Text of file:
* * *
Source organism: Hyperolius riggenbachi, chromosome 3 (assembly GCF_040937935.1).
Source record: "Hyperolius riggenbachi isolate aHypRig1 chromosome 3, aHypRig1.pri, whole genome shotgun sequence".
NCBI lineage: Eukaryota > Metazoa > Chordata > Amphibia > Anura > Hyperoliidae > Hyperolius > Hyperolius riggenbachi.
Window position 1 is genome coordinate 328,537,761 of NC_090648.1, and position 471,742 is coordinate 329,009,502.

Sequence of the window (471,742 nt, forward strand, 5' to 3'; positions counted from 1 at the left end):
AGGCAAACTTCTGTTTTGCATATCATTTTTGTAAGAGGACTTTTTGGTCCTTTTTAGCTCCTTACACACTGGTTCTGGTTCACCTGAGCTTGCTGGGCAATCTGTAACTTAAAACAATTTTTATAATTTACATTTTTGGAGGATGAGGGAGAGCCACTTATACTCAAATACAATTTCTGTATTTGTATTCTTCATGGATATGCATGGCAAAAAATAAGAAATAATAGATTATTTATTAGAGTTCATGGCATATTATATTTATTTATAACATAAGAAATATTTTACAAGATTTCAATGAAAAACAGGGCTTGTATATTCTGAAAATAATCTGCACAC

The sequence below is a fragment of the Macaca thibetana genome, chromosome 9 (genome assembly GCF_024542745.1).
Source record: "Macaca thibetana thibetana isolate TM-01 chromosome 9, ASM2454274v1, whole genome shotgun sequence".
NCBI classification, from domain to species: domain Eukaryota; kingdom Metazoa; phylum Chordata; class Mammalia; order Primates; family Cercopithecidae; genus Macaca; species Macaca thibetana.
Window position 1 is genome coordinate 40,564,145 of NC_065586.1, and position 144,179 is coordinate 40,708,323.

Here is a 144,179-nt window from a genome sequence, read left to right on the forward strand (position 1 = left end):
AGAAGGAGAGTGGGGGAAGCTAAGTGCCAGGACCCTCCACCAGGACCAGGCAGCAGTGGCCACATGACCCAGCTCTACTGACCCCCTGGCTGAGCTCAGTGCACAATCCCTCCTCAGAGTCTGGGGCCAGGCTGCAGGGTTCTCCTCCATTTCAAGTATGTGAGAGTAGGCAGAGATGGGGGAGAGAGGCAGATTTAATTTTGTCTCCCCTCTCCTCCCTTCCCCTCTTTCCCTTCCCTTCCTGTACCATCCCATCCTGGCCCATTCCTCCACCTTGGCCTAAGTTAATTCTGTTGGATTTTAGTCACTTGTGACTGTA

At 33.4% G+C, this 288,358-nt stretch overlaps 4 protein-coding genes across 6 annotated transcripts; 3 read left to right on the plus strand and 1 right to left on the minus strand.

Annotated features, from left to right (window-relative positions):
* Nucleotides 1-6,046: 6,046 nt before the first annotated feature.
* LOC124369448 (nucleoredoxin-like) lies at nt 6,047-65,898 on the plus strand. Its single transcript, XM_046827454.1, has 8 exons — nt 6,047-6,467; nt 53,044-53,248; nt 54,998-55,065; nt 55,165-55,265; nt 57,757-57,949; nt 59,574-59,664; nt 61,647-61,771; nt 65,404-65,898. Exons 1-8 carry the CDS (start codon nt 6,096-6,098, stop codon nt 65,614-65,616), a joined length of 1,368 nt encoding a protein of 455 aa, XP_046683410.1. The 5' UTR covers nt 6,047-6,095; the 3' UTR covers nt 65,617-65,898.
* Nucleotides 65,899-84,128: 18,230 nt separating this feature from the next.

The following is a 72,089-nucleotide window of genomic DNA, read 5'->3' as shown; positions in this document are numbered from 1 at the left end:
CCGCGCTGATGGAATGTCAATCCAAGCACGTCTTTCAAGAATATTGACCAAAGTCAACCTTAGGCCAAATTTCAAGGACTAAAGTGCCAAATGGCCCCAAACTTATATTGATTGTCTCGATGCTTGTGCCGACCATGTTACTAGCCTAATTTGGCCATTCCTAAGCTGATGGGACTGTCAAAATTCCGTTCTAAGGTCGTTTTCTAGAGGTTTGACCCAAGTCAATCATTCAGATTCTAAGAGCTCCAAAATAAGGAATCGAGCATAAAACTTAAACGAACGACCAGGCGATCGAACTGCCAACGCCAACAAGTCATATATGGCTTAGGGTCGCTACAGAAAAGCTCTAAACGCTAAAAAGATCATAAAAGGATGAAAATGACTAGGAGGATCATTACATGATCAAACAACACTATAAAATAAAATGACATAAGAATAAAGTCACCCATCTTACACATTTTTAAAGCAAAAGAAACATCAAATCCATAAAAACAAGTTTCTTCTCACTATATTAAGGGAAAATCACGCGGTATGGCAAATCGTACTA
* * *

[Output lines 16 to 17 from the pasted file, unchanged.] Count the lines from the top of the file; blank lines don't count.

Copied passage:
* LOC124369448 (nucleoredoxin-like) lies at nt 6,047-65,898 on the plus strand. Its single transcript, XM_046827454.1, has 8 exons — nt 6,047-6,467; nt 53,044-53,248; nt 54,998-55,065; nt 55,165-55,265; nt 57,757-57,949; nt 59,574-59,664; nt 61,647-61,771; nt 65,404-65,898. Exons 1-8 carry the CDS (start codon nt 6,096-6,098, stop codon nt 65,614-65,616), a joined length of 1,368 nt encoding a protein of 455 aa, XP_046683410.1. The 5' UTR covers nt 6,047-6,095; the 3' UTR covers nt 65,617-65,898.
* Nucleotides 65,899-84,128: 18,230 nt separating this feature from the next.